Monday, May 23, 2005


Have you ever heard the saying, "you can't love someone if you don't love yourself"? I never knew what it meant. I understand that I have to be satisfied in my own life and I can't look to another person to "complete" me or give me emotional support or make me happy (how depressing is that?). If you aren't happy to begin with, after the initial euphoria wears off, you'll go back to feeling however you felt before Mr. Wonderful came along. If you are lucky, you'll wind up just a little bit happier than you would have been otherwise. But, if you were depressed and dissatisfied before, odds are that's where you'll end up again. A boyfriend won't fix it.

But, mostly, it's just a different kind of life. Hopefully, a better life, but certainly a different life. That's scary, isn't it? All the sacrifices that must be made, the alone time that will be lost, the need to make decisions in common, the negotiations about what to do, when to do it and who to do it with. It is nice to always (usually, mostly) have a companion, but it's exhausting to have to take someone else into consideration all the time. There's all that to worry about and I'm not even all that reluctant to make those sacrifices. I've done it over and over and, given the chance, I'll do it again. Not without some trepidation, but without much hesitation either. What's scary is that I might lose the person and end up alone, all over again, back where I started. It's exhausting.

So is it any surprise that when I start dating someone and it starts to feel serious I get a little needy? I want reassurance that I'm not wasting my time. That I'm not turning my world upside down (ignoring my bills, sleeping too little, not going dancing with CK, not calling Princess every other day) just to have him cut out in a week or a month. I start asking some of those horrible, impossible, tricky questions. Is he bored? Am I talking too much? Does he like the way I look?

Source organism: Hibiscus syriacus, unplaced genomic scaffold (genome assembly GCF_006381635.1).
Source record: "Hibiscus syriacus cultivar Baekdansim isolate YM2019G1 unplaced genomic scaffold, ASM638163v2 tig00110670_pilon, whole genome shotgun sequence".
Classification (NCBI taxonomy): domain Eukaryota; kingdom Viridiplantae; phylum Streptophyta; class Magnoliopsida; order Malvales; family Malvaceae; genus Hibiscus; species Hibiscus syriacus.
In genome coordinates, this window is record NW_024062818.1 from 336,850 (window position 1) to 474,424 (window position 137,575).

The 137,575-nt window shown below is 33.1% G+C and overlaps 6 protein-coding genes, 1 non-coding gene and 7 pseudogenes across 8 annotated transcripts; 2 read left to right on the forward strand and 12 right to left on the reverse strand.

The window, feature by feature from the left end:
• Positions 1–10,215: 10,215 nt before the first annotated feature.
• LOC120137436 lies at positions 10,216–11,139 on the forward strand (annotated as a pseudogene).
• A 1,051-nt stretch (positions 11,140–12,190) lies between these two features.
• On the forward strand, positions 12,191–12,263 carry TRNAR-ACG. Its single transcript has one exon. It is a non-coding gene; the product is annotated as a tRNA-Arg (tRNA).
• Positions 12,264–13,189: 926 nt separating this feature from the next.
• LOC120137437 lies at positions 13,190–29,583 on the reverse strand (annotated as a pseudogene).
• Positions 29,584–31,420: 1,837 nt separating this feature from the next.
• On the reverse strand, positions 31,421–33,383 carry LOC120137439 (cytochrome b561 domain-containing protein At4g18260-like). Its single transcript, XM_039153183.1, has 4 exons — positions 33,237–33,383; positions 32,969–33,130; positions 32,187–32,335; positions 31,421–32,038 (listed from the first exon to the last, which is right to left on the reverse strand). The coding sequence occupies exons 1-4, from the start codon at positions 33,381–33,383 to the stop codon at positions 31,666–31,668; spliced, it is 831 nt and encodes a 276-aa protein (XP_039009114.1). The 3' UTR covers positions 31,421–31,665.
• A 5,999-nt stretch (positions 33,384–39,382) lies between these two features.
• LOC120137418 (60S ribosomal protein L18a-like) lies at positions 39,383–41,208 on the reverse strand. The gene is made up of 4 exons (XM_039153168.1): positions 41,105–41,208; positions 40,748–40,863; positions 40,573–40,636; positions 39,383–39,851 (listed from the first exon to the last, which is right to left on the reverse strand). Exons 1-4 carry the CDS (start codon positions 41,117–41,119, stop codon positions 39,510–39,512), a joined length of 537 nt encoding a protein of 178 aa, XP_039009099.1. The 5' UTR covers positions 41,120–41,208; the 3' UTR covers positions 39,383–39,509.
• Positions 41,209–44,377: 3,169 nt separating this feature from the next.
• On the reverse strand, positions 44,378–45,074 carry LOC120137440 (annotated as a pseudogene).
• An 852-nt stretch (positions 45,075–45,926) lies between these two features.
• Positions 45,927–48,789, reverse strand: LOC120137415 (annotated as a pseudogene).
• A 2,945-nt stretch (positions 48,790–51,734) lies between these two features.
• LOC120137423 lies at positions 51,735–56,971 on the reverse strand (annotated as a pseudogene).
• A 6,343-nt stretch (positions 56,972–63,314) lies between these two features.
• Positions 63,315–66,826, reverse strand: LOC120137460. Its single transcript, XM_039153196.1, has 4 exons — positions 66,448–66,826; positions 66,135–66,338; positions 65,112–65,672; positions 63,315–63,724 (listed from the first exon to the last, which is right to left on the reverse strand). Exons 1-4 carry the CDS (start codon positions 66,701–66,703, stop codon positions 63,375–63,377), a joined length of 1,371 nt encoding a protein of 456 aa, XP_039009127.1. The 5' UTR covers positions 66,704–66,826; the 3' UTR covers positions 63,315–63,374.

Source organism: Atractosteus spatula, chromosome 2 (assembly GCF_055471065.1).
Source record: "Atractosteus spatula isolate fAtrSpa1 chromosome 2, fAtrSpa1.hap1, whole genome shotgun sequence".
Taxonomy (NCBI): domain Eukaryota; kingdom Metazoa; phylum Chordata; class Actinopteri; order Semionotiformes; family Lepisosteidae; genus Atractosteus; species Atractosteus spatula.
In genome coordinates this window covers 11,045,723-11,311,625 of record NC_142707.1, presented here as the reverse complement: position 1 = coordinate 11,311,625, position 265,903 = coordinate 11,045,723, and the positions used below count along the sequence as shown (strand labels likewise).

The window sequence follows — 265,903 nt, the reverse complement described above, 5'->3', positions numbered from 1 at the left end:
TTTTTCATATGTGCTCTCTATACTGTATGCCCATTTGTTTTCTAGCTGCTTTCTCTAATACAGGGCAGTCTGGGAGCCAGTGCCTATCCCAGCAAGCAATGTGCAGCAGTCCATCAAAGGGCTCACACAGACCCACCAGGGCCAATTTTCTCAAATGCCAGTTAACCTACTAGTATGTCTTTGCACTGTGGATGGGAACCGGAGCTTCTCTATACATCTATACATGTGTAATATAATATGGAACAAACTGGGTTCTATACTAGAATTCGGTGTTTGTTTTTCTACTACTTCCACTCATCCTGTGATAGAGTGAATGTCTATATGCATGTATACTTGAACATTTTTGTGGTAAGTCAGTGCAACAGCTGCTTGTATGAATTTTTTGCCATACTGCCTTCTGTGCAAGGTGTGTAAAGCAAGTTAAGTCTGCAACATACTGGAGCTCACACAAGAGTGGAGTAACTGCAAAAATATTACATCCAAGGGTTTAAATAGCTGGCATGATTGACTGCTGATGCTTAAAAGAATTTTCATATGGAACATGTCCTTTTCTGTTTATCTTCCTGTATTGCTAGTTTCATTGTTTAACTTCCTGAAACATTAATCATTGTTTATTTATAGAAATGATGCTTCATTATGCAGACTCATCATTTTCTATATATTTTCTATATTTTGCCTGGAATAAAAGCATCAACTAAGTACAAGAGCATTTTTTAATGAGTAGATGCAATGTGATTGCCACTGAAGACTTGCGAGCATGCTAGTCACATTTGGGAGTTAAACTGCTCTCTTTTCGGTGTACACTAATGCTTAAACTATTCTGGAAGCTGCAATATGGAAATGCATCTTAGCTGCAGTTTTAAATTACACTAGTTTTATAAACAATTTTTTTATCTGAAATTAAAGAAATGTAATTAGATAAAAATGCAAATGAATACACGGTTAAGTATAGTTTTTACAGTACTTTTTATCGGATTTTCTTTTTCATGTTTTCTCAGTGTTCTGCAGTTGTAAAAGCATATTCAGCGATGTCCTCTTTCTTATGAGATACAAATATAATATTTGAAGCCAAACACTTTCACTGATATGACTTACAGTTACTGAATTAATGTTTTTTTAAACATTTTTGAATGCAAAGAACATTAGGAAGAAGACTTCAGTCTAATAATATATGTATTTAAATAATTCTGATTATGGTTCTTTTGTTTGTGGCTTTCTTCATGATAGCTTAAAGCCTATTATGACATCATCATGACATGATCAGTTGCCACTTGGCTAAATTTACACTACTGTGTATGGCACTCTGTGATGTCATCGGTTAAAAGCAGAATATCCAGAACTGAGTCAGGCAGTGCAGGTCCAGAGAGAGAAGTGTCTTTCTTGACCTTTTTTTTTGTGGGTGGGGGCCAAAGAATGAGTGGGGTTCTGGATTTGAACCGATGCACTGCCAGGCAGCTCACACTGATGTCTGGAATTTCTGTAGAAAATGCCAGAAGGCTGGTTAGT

I doubt everything. I'm sure he's going to leave. The more anxious I am, as it turns out, the more likely I am to be right--he is going to leave. And I stop thinking. I stop asking myself what I want. I think about what he wants. I wonder what he wants. I wonder if he likes me. I wonder why he likes me. God, it's depressing--and no fun at all.

When I was dating the Republican back in November, I started to ask him questions with no (right) answers. He said, "What do you want from me?"

"What do you mean? I just want to know how you feel..."

"You want me to tell you everything's fine?" He asked.

"Sure...I guess so. I want reassurance." I said.

"You want reassurance?"

"Yes, of course I do. Why shouldn't I? What's wrong with that?" I asked.

"I'm not doing it. We're not doing that. I'm not reassuring you." He said.

"What? Why not?" I was surprised.

"I can't do it. If I do, then you'll just keep asking, and we'll get in a cycle and it'll never stop." I stood there, in the middle of the living room, looking at him. He sat on the red sofa, eyes watering slightly from the cat hair (he was allergic). And I knew he was right. If I got us started on that road it would never end. I would never be satisfied.

"Ok. I get it. I won't ask anymore." It made perfect sense to me.

"We can't start that. You understand." He said.

"I understand. You're right. But, you know, you can say something nice every once in a while."

"You're cute. What are you doing way over there?" He smiled at me.

Maybe I already knew about the reassurance cycle, but I have a tendency to forget these things. It takes a while for the lessons to stick.

The next time you're about to ask, "Why do you like me?" or "How can you be so sure?" or "Were you really going to call me?" don't do it. Take a deep breath and ask yourself, is there an answer that I could possibly accept? If not, then don't ask. Back slowly away from those questions. Instead, you might ponder these questions: why do I like him? How sure am I? Is this what I want? Am I happy? And go from there. Just don't ask him questions that have no answers, it only causes trouble.

Grateful for: not asking for reassurance (usually).

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